Christian Micheletti, a professor at the International School for Advanced Studies in Trieste, Italy, whose current research interest lies in understanding the impact of entanglement, especially knots and links, on the static, kinetics, and functionality of biopolymers, said:

“With this single paper, Neophytou et al. made several breakthroughs that will be consequential across diverse scientific areas. First, their elegant and experimentally amenable colloidal model for water opens entirely new perspectives for large-scale studies of liquids.

“Beyond this, they give very strong evidence that phase transitions that may be elusive to traditional analysis of the local structure of liquids are instead readily picked up by tracking the knots and links in the bond network of the liquid. The idea of searching for such intricacies in the somewhat abstract space of pathways running along transient molecular bonds is a very powerful one, and I expect it will be widely adopted to study complex molecular systems.”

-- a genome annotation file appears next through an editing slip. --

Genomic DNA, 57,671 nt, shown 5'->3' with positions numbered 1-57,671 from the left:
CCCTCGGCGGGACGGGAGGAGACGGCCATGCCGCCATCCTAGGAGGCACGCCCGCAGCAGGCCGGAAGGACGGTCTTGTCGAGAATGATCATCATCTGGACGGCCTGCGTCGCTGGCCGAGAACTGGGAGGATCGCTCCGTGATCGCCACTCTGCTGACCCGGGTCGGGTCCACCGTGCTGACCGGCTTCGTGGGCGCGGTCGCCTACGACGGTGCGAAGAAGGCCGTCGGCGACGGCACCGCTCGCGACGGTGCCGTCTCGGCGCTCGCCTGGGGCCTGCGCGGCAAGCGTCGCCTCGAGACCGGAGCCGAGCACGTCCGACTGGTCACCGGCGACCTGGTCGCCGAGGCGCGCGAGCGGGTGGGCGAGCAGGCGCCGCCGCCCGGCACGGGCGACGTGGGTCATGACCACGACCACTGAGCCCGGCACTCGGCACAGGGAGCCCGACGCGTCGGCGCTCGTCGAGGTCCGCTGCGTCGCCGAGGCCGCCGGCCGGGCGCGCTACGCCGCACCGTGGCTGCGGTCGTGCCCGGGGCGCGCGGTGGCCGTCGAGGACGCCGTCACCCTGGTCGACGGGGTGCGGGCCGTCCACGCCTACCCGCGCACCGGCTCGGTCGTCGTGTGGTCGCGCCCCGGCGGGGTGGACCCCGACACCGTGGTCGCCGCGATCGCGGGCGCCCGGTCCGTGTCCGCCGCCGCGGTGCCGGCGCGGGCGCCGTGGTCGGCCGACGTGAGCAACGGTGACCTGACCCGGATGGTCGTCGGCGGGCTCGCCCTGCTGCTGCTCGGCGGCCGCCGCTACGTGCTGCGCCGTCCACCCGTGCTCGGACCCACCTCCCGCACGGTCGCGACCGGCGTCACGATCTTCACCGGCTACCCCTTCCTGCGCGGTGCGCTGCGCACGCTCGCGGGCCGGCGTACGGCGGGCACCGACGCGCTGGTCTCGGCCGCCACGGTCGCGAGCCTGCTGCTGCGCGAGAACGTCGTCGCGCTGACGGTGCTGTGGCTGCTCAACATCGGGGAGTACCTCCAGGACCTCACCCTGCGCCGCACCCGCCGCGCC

Sciortino added:

“Water, one after the other, reveals its secrets! Dream how beautiful it would be if we could look inside the liquid and observe the dancing of the water molecules, the way they flicker, and the way they exchange partners, restructuring the hydrogen bond network. The realisation of the colloidal model for water we propose can make this dream come true.”

Provided by University of Birmingham [Note: Materials may be edited for content and length.]